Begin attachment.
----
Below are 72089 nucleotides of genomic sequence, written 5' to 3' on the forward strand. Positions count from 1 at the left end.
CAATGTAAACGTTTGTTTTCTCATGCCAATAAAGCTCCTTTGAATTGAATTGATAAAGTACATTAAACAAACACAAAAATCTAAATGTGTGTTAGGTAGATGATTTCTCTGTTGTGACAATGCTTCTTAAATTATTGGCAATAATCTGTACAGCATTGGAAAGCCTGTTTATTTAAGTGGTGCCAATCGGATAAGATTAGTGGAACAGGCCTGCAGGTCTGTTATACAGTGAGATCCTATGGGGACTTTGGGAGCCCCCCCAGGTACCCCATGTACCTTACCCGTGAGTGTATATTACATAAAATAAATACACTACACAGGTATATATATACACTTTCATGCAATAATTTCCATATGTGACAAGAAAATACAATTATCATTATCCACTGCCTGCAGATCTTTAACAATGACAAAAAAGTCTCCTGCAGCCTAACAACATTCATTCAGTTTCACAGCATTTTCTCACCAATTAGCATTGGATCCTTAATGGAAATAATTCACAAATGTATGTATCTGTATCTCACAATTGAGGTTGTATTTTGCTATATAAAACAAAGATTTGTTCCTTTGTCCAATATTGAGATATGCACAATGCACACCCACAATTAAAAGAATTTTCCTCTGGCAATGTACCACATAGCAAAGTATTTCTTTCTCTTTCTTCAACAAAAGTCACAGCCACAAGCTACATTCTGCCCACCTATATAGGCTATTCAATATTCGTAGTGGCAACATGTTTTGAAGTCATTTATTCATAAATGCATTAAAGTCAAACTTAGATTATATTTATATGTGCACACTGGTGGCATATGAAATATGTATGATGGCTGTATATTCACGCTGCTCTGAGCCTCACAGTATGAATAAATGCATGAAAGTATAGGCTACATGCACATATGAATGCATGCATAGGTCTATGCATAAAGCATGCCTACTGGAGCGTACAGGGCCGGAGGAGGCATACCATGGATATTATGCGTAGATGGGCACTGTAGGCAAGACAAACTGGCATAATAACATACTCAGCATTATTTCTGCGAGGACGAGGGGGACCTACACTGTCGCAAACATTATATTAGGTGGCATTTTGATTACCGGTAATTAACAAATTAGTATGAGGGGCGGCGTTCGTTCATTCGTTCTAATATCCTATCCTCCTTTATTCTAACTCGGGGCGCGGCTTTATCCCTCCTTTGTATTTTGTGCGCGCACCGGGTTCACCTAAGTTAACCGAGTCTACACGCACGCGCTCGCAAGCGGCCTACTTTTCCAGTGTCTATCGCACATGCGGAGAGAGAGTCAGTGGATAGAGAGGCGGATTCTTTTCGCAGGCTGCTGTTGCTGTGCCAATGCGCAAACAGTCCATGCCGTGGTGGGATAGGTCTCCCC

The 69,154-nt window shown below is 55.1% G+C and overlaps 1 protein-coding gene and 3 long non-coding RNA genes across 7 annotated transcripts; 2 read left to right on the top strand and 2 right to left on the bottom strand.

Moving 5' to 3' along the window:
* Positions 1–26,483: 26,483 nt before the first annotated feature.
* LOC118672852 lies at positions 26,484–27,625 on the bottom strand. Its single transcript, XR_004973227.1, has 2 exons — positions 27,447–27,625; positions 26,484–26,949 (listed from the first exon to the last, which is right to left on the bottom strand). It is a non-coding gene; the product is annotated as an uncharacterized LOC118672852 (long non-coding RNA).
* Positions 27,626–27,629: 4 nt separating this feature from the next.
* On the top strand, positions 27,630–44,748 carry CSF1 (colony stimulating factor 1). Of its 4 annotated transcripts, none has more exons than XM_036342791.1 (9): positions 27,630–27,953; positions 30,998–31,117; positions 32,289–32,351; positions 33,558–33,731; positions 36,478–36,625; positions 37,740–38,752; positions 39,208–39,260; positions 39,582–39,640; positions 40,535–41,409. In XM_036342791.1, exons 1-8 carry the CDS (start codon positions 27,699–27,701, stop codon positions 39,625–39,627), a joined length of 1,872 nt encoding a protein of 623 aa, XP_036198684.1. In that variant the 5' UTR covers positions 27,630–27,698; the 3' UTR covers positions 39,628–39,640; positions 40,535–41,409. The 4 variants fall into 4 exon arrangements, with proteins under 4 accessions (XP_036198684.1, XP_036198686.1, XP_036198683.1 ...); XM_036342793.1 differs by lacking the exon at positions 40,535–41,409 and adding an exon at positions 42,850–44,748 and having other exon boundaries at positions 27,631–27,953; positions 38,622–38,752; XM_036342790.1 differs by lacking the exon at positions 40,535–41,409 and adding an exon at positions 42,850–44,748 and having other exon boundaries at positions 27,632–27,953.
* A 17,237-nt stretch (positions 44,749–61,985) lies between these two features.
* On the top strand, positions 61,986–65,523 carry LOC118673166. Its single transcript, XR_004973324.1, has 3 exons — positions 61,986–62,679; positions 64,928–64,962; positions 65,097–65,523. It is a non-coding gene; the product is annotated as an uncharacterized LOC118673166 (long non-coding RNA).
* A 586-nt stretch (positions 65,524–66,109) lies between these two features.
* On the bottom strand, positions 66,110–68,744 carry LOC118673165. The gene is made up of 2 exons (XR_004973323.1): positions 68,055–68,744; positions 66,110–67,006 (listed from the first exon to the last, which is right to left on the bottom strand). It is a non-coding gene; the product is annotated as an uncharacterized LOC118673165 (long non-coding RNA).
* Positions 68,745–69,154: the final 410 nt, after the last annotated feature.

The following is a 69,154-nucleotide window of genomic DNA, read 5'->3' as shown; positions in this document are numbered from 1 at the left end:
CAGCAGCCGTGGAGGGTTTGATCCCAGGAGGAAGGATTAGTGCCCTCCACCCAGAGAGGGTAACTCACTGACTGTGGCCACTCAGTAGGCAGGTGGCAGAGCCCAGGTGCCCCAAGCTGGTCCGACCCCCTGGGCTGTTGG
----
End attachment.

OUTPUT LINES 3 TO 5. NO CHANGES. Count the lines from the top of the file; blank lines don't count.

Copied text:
The 69,154-nt window shown below is 55.1% G+C and overlaps 1 protein-coding gene and 3 long non-coding RNA genes across 7 annotated transcripts; 2 read left to right on the top strand and 2 right to left on the bottom strand.

Moving 5' to 3' along the window:
* Positions 1–26,483: 26,483 nt before the first annotated feature.